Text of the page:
Castanet asked the community to send in your biggest questions regarding tenancy during the COVID-19 pandemic. With the help of Robert Zivkovic and Sean Paulsen of Associated Property Management, some of your questions get answered on the current market challenges and the uncertainty of what's next.
1a. With some renters refusing or unable to pay for the month, how do you recommend landlords deal with it?
- Tenants and landlords must communicate with each other. If tenants are unable to pay, the landlord and tenant would agree to a payment plan. Communicating and documenting the agreements made will be imperative for both parties. Landlords will be able to collect or evict for outstanding rents once the emergency declaration has been lifted. It is unclear at this time how long tenants will have to pay back outstanding rents.
1b. What should tenants do if they can’t afford rent?
- If a tenant can’t pay they should have the conversations with their landlord on what they can pay and when these payment dates will be. The tenant should also apply for the Emergency Rental Benefit to supply the landlord with the $500 subsidy government is willing to offer during this time. All rents remain due and payable even during the Emergency Order.
2. I am a landlord who has tenants refusing to leave after a fixed-term lease is set to end at the end of this month. How do you deal with that situation?
- If the tenant is unwilling to leave a fixed-term lease at this time the landlord has no way to enforce the end of the tenancy situation till the state of emergency is lifted in BC. Once the state of emergency is over the landlord will be able to file for an order of possession to obtain their home.
- Additionally, any funds collected by the landlord after the end of the fixed-term should be received and receipted as “For Use and Occupancy Only”. Landlords failing to do so could create a month-to-month tenancy arrangement.
3. How do new landlords go about ensuring prospective tenants have adequate resources to continue paying rent going forward during the pandemic? Employment reference checks, contracts, etc.
- Tenant screening is always important. Renting during these times can be a challenge for any landlord. To ensure the best quality of tenant, the landlord should look to receive from the tenant a completed and detailed application. In this application, the landlord should verify employment, credit, and past rental history. If the landlord is not comfortable with the information provided they should continue to seek out other applicants.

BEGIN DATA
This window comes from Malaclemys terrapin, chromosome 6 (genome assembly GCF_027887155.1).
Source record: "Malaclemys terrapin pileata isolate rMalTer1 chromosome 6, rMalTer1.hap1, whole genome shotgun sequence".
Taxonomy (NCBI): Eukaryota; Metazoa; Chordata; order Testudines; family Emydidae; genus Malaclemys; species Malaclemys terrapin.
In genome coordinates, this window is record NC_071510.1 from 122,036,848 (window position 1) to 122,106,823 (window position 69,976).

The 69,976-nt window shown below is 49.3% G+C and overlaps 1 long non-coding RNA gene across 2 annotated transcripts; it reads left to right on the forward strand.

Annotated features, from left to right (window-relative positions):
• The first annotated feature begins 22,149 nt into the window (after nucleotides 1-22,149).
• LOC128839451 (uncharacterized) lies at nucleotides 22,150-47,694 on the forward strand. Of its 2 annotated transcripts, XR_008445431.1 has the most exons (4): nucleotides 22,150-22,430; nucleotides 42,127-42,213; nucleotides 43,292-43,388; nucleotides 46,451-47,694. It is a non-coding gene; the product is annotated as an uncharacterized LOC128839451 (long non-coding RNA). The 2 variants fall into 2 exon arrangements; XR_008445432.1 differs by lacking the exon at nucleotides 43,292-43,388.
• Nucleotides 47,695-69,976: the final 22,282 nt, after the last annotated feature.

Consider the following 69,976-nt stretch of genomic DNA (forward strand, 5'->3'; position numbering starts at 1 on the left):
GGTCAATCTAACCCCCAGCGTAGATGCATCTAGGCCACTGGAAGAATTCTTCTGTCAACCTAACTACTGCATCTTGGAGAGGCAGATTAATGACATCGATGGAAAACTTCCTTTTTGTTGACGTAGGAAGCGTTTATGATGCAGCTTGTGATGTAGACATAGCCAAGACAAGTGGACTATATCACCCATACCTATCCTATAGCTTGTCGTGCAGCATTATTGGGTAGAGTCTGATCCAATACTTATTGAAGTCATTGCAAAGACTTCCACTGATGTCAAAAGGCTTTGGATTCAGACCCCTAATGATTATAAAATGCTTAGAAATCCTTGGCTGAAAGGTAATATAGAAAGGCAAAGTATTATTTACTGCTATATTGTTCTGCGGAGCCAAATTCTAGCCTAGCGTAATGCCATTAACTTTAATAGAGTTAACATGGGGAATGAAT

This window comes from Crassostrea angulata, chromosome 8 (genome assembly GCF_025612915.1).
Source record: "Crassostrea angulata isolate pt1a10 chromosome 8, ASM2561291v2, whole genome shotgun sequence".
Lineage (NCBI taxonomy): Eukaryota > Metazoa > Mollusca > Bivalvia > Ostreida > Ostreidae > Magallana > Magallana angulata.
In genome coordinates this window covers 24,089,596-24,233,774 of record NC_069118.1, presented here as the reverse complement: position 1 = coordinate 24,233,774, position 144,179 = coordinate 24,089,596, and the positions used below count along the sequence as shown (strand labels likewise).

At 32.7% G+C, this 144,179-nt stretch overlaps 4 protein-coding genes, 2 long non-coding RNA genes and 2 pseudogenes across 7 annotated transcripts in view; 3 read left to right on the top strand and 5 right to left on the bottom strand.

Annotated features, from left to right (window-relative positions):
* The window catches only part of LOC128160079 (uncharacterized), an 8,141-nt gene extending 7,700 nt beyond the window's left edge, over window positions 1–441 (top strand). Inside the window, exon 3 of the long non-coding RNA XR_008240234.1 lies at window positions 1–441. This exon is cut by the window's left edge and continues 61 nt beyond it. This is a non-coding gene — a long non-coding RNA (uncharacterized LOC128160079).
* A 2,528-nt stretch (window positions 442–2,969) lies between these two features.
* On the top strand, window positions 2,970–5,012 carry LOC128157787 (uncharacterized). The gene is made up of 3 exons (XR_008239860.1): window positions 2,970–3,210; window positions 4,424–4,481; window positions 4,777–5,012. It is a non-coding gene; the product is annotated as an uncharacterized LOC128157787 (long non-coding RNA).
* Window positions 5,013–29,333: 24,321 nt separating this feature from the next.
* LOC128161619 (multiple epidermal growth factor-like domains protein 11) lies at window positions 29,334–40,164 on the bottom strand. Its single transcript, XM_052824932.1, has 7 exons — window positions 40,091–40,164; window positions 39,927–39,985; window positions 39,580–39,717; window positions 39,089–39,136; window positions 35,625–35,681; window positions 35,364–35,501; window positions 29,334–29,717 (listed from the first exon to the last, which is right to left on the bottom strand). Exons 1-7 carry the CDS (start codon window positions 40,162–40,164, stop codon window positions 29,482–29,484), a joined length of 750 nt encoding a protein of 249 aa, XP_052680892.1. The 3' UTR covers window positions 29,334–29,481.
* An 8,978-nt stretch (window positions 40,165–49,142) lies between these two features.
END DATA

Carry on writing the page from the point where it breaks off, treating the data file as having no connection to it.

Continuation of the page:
- Landlords should know at this time they cannot ask for greater deposits or demand prepaid rent to avoid the risk of renting at this time. All RTA (Residential Tenancy Act) policies remain in full effect.
4. What are the recommendations on safety procedures and PPE required for maintenance personnel when providing maintenance services to tenants in their suites, an example: plumbing.
- Many contractors have instituted their own policies and procedures for remaining safe. Ensuring you hire a contractor that is taking necessary precautions is important to keeping everyone safe. Nonessential repairs and services have been deferred by many contractors. Emergency-related repairs each require the same safety protocols recommended and established by the health authority.
5. Someone was wondering about the situation faced by tenants looking for roommates to help pay the rent. They are essentially asking a stranger to come into their home and live there. They can still technically distance themselves from the roommate, but if they go out and get infected, they will bring that into the home. Without them, the total rent and bills are unaffordable. Rock and a hard place?
- Rock and a hard place: Yes. Having a roommate will involve additional risks. Risk and exposure must be considered. Each individual must assess the risk involved with bringing a roommate on a case-by-case basis. Qualifying the roommate both economically and health-wise will help to reduce the risk involved.
6. If a family member is renting from another, are they eligible for the provincial rent subsidy?
- If the family member renting is a legitimate leaseholder and exchanging funds for the property then there should be no reason why they would not qualify; considering all criteria to qualify for the subsidy is met.
7a. Has there been any provincial or federal policy that might restrict increases or place temporary moratoriums on strata fee increases and or insurance fees?
- We are not aware of any movement to amending the strata property act to address the owner’s obligation to pay strata fees. Strata fees remain due and payable.
7b. Tenants or renters have received assistance, but there appears to be nothing that could help a senior strata owner on a fixed income absorb these increases during a difficult period. If not, could that be from a lack of lobbying either by strata corps or property managers?
- There is lobbying going on right now with the government by stakeholders in the strata industry to implementing some type of protocol or restrictions relating to insurance increases. This is still about a year or more away.
8. If small businesses are unable to meet their lease payments because they’re closed, what are their options?
- As of today, there is no relief for business owners relating to rental obligations. The policy is being created and announced to assist business owners with rent relief. To be announced within the coming week. We recommend speaking with your landlord to arrange some type of base-rent relief during this time.